Geopolitical analysis adds a new dimension to the biography of the dictator Josef Stalin

In the years that have passed after the collapse of the Soviet Union in 1991, the historical archives were freed from the burden of Soviet censorship, and a host of important and detailed studies of the life of the dictator Joseph Stalin (1878-1953), a Central figure of the bloody twentieth century.

Book American Professor Steven Kotkina, recently released in Brazil, stands out in a number of studies on the Stalinist tyranny, as not only tells us about the biography of the dictator and enter it in a detailed historical context. She pays great attention to the geopolitical analysis, in particular, talks about the problems of Imperial Russia and draws Parallels, for example, with the Iraqi dictator Saddam Hussein.

Kotkin spent about ten years scientists research, to begin a trilogy the first volume “Stalin: paradoxes of power, 1878-1928”, which examines the period of childhood, the Soviet leader, his revolutionary activities, participation in the revolution of 1917 and the subsequent rise to power.

Other books immerse readers in the era, marked by forced collectivization, terror, a failure-aggression Pact signed with Germany of Adolf Hitler, the Second world war (1939-1945), the cold war and Stalin’s death in 1953.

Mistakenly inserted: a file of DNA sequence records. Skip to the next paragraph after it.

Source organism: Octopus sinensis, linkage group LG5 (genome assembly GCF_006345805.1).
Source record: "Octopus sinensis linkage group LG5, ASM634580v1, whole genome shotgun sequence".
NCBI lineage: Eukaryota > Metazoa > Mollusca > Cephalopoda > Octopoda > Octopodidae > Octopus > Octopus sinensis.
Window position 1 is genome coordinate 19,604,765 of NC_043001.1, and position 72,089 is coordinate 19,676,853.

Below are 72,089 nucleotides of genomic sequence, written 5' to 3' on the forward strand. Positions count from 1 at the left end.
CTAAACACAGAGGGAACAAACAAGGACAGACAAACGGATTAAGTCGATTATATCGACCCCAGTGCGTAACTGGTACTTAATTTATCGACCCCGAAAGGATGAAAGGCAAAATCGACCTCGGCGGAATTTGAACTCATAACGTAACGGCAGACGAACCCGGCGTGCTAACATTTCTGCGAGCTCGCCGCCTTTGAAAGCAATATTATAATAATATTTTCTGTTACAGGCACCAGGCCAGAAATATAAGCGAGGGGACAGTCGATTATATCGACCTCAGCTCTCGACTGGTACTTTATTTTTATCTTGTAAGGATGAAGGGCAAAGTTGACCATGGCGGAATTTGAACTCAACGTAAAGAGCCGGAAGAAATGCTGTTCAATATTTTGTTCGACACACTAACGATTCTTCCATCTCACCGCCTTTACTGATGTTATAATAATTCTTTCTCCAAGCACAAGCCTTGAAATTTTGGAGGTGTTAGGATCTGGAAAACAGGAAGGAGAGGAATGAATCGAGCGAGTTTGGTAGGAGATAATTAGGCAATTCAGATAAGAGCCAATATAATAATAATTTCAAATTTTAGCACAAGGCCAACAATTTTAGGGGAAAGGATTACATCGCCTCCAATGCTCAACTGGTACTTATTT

“We think we know Stalin, says historian and Professor at Princeton University. But the prevailing view of him, endured the beatings, the sectioned Orthodox Seminary, was jealous of Lenin and wanted to beat his mentor, then studied the era of Ivan the terrible, and all this led to mass killings is outdated and looks flimsy”.

Therefore, Kotkin tends to dilute their biographical narrative significant doses of the historical context of turn of the XIX and XX centuries and points to the ideological beliefs of Stalin as a decisive factor in the unfolding tragedy of Stalinism.

Extensive research the author of the seasons hypotheses about the development of the Soviet Union in the event of the death of Stalin, for example, in the period after the death of Vladimir Lenin in 1924 or power struggle with a rival Leon Trotsky (1879-1940).

Health problems, such as risky surgery for appendicitis in 1921, as well as the constant possibility of assassination day in and day pursued the revolutionary who, having arrived from Georgia, from the outskirts of the Russian Empire, became a key element of the Bolshevik gear.

“If Stalin had died, the probability of complete forced collectivization — the only of its kind — would be close to zero, and the likelihood that the Soviet regime was transformed into something else or split up at all, on the contrary, high,” says Kotkin.

Following in the footsteps of explorers such as the Briton Simon Sebag-Montefiore, Russian historian Dmitri Volkogonov and brothers Roy and Zhores Medvedev, Kotkin does not claim to finality and immutability of evaluations of their work on the dictatorship of Stalin.


But, introducing the book’s geopolitical orientation, the author allows us new ways to look at the tragedy of Stalinism and its impact on the world and modern Russia. In the end, writes Kotkin, world history is driven by geopolitics.